The first step in improving your support to a business unit is to decide which unit/s are likely to cooperate with your intentions. Invariably you will find some business unit heads will be skeptical that communication can achieve much, and that your efforts would waste their time. Also, the managers and supervisors who report to the head of a business unit are even less likely to be aware of the potential value of communication support, so where you can, include them in applicable meetings with the head of their business unit. This will help to put them all on the same wavelength. By dealing with the unit heads and their direct reports you are most likely to get a positive response from them, and you can use your project with them as an example or case study when approaching other heads of business units.

Internal communication consulting

You can seek to initiate internal communication consulting activities with the responsive business units. The type of consulting can be conducted in four different ways in which you can make progress with the most productive alternatives to:

  1. recommend communication activities and techniques
  2. provide and support communication competencies, structures, and processes for nominated individuals within the unit
  3. integrate communication insights into unit decision making
  4. build and encourage awareness of the communication components of any management activities or decisions.

You can assign a staff member to lead and manage the relationship with your internal customer or client (whichever term you prefer). Simply delegate a staff member as an ‘account manager’ to manage the day-to-day contact and implementation of activities in support of a business unit. By allocating accountability in this way, you ensure that your staff member is more responsive to the needs of the business unit and is in touch with them more often than previously. Ensure that the account manager visits the business unit to see it in action, learn their jargon and how the unit functions, and ensure they develop a good understanding the unit’s internal and external operating environment. All too often, business unit managers criticize communicators for not making the effort to understand their business. This is one way to turn the situation around.

Your role as a function manager could be to represent your area in planning and review meetings with the business unit head, accompanied by your client account manager. If you don’t have staff, or if they aren’t sufficiently experienced, then act as an account manager yourself. Communication roles are labor-intensive, so you would need to carefully assess the amount of time needed for this against the likely available time you and your staff member would have to generate better communication value for business units.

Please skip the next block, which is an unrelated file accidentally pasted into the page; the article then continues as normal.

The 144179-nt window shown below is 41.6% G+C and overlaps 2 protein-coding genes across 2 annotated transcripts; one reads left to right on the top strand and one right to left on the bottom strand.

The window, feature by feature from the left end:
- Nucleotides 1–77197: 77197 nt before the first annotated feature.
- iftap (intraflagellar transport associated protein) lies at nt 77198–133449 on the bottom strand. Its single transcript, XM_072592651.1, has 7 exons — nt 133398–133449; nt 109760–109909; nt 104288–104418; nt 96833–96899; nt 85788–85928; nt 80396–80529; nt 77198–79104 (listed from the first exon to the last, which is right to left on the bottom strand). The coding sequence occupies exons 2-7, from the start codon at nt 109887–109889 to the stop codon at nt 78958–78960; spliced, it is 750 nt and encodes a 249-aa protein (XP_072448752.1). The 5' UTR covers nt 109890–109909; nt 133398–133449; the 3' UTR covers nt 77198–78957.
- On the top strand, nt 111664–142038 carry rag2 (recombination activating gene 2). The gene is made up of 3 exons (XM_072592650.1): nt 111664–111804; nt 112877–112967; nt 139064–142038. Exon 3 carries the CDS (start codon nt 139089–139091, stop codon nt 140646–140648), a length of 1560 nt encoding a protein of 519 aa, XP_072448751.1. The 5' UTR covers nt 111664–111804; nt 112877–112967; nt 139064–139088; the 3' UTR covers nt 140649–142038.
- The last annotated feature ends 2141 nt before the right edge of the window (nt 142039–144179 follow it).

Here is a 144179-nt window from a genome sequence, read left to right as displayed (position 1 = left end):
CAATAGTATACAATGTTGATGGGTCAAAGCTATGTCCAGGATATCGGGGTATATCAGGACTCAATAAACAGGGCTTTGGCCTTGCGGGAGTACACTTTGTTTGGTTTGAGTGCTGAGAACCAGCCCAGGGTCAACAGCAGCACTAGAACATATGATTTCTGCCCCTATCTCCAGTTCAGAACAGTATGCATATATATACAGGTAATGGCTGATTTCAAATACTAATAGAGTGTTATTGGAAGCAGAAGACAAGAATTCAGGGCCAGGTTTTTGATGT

2. Treat the business unit head as a key internal stakeholder

It is highly advisable for you to establish a formal or informal internal stakeholder relations program with the manager of the business unit with whom you want to establish a working relationship to ensure they understand and support the communication role and to enhance your personal relationship with them. (Sometimes if the executive in question is not very receptive to an overt program of activities, it may be better to proceed with such activities discreetly so a relationship is developed subtly over time, eg. giving them advance briefing on forthcoming issues, making sure they are invited to hospitality events, corporate announcements, product launches and so on.)

The program might firstly involve some research to determine the background and interests of the business unit head to help to understand them better. Planning and progress meeting with them could also include a component to create personal support for the manager. The program could be used to:

  • arrange media and presentation skills coaching
  • organize professional-standard photographs of them for use in promotional material